Imagineer Kevin Rafferty Talks Mickey and Minnie’s Runaway Railway, on Track for March 4 Opening

He arrives for work at Disney’s Hollywood Studios at the crack of dawn, hours before any guests pass through the park’s main gate.

He puts in crazy-long hours under intense pressure, supervising dozens of craftsmen and technicians, media and show teams, guiding them through the painstaking process of bringing his years-long vision to life.

An early concept drawing of Mickey and Minnie’s Runaway Railway. [The Walt Disney Company]
He’s pretty much confined to the work site – the Chinese Theater, which once housed The Great Movie Ride attraction – meaning his food consumption would make a dietician cringe … with snacks, junk food and coffee usually topping his list of daily “staples.”

He often heads back to his room hours after guests have left for the night and the park is closed.

It’s a typical day in Kevin Rafferty’s life and has been for months.

But he wouldn’t have it any other way.

Walt Disney Imagineering’s creative executive is in the home stretch of delivering on his latest, much-anticipated Disney theme park attraction: Mickey and Minnie’s Runaway Railway, due to open March 4.

Kevin Rafferty’s Impressive Resume

For anyone not familiar with Kevin Rafferty’s resume, here’s a partial list of the attractions he helped bring to life:

It’s Tough to be a Bug, The Twilight Zone Tower of Terror, Test Track, Toy Story Midway Mania, MuppetVision 3D, Typhoon Lagoon, Blizzard Beach, Radiator Springs Racers and all of Carsland.

So when the affable Rafferty tells you that the new attraction — the first-ever Disney park attraction to feature Mickey Mouse in a starring role — is his hands-down favorite, it means something. Actually, it means a lot.

“Mickey and Minnie’s Runaway Railway checks every box,” Rafferty told me a few weeks ago during a rare break over coffee in the shadows of the Trolley Car Cafe.

Imagineer Kevin Rafferty, right, poses for a photo with AllEars Guest Blogger Chuck Schmidt at Disney’s Hollywood Studios on Nov. 19. [Julian Robinson]
“It’s just so much fun. What a great capper to my career as an Imagineer to be the one to be responsible to deliver the first Mickey-themed ride-through attraction ever. And we’re using a lot of new technologies and a lot of new things.

“It’s got a great theme song and it’s just been a blast. I know we have something very special here. So, it’s my favorite attraction and it’s not even open yet.”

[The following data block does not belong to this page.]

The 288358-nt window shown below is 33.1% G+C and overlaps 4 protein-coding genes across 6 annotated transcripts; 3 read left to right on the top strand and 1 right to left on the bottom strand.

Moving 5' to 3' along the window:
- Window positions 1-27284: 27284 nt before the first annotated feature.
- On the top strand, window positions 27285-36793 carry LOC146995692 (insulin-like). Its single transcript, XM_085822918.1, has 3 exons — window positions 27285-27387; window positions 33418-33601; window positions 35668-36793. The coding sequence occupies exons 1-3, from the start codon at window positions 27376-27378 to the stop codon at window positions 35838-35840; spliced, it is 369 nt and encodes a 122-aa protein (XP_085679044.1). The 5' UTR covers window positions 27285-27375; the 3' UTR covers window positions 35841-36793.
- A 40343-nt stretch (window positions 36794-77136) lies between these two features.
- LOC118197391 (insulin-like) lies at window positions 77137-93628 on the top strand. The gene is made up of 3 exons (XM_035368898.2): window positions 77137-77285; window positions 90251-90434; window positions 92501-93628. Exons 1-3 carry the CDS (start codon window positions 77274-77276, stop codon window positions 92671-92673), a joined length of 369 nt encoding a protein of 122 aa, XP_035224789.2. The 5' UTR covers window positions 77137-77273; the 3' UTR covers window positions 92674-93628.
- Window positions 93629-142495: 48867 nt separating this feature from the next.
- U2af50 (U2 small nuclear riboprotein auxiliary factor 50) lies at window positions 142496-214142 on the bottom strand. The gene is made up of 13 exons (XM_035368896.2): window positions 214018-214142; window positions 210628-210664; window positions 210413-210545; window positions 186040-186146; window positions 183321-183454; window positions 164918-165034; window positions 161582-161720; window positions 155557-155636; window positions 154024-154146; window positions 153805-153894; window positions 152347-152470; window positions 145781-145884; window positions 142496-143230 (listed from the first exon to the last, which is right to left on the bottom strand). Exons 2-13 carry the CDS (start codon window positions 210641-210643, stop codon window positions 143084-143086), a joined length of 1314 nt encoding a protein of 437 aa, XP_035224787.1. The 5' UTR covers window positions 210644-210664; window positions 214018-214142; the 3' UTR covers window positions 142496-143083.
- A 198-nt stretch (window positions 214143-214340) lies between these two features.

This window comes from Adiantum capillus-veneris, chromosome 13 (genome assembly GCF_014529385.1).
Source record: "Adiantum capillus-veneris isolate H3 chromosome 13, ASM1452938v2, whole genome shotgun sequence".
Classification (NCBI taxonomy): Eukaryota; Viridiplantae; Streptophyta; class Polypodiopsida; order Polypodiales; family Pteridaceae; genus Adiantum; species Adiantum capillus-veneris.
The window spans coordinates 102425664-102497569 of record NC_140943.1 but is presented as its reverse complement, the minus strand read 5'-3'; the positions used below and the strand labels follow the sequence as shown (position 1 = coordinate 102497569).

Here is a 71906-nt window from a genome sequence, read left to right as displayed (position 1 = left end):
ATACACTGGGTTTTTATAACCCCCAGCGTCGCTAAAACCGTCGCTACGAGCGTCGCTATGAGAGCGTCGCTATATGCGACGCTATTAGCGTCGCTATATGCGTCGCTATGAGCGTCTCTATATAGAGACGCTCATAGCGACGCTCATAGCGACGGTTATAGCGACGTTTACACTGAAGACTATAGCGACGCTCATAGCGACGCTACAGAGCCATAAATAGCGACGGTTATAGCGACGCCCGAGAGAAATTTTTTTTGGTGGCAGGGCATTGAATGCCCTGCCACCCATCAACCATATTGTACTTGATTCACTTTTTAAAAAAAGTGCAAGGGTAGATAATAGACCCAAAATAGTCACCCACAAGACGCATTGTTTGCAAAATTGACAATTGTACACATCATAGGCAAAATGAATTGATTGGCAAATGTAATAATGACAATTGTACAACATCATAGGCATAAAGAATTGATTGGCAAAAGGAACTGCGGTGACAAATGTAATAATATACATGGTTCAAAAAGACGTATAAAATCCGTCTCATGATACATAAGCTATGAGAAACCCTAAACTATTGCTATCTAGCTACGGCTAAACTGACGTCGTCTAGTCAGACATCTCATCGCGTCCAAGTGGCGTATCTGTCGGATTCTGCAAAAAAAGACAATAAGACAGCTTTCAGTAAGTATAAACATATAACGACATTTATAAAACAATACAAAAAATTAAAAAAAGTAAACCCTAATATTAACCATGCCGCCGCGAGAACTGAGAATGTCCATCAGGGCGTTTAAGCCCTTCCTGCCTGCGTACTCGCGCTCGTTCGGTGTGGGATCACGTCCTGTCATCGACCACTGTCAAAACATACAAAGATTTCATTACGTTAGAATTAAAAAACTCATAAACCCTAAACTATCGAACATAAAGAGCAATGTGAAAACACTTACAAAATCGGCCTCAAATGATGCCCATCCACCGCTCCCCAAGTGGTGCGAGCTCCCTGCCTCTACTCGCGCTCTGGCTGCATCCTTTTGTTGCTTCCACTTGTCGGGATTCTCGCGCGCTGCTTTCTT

Yes, we know, Mickey and Minnie’s Runaway Railway is replacing Hollywood Studios’ beloved Great Movie Ride.

The Need for New and Exciting Adventures

“We know that a lot of guests took ownership of The Great Movie Ride,” Rafferty said of the cinema-attraction that had entertained guests since the park opened as the Disney-MGM Studios in 1989.

But as the late Marty Sklar, Imagineering’s former leader, often said: “We aren’t a museum. We have to keep coming up with new and exciting adventures for our guests.”

If Rafferty has one regret as the new Mickey attraction speeds toward its early 2020 opening, it’s that Marty Sklar, who died in 2017, won’t be around to see it.

“I promised Marty – and myself – years ago that I was going to come up with an attraction with an original story and a memorable theme song,” Rafferty said. “And every time I’d see Marty, he’d ask me, ‘How that’s attraction coming?’ It breaks my heart that Marty won’t be here to experience it.”

While Mickey and Minnie’s Runaway Railway will feature an original story and theme song, it also will lean on Disney history.

Jimmy Macdonald, the voice of Mickey Mouse for more than three decades [after Walt Disney himself passed the vocal baton] also was a sound effects wizard whose work appeared on decades of Disney’s films, from the early cartoon shorts to animated full-length classics, spanning the 1930s into the 1970s.

Jimmy Macdonald and a colleague work their sound effects magic. [D23]
Macdonald was not only proficient at sound effects, but more often than not, he created his own gadgets and gizmos to recreate just the right effect that was needed. His collection included more than 500 hand-made contraptions/

[Rafferty tells a great story in his Disney Editions book, Magic Journeys, about how he and fellow Imagineer Joe Herrington conducted a covert operation to rescue Jimmy’s collection, which at the time was bound for the scrap heap].

Some of the original sound effects props created by Macdonald will be used in Mickey and Minnie’s Runaway Railway, “including the shrieking whistle used in Steamboat Willie,” Rafferty said proudly.